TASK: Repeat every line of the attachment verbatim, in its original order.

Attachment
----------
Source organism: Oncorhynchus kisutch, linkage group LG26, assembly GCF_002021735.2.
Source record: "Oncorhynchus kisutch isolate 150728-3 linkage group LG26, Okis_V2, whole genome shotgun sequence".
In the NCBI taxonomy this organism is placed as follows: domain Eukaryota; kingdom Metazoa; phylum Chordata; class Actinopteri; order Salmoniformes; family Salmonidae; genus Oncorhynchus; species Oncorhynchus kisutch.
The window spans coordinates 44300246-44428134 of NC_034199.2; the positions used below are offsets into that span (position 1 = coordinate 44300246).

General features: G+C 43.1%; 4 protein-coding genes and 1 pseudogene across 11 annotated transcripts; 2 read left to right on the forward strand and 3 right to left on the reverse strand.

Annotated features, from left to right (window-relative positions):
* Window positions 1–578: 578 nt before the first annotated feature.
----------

Source organism: Oncorhynchus kisutch, linkage group LG26, assembly GCF_002021735.2.
Source record: "Oncorhynchus kisutch isolate 150728-3 linkage group LG26, Okis_V2, whole genome shotgun sequence".
In the NCBI taxonomy this organism is placed as follows: domain Eukaryota; kingdom Metazoa; phylum Chordata; class Actinopteri; order Salmoniformes; family Salmonidae; genus Oncorhynchus; species Oncorhynchus kisutch.
The window spans coordinates 44300246-44428134 of NC_034199.2; the positions used below are offsets into that span (position 1 = coordinate 44300246).

General features: G+C 43.1%; 4 protein-coding genes and 1 pseudogene across 11 annotated transcripts; 2 read left to right on the forward strand and 3 right to left on the reverse strand.

Annotated features, from left to right (window-relative positions):
* Window positions 1–578: 578 nt before the first annotated feature.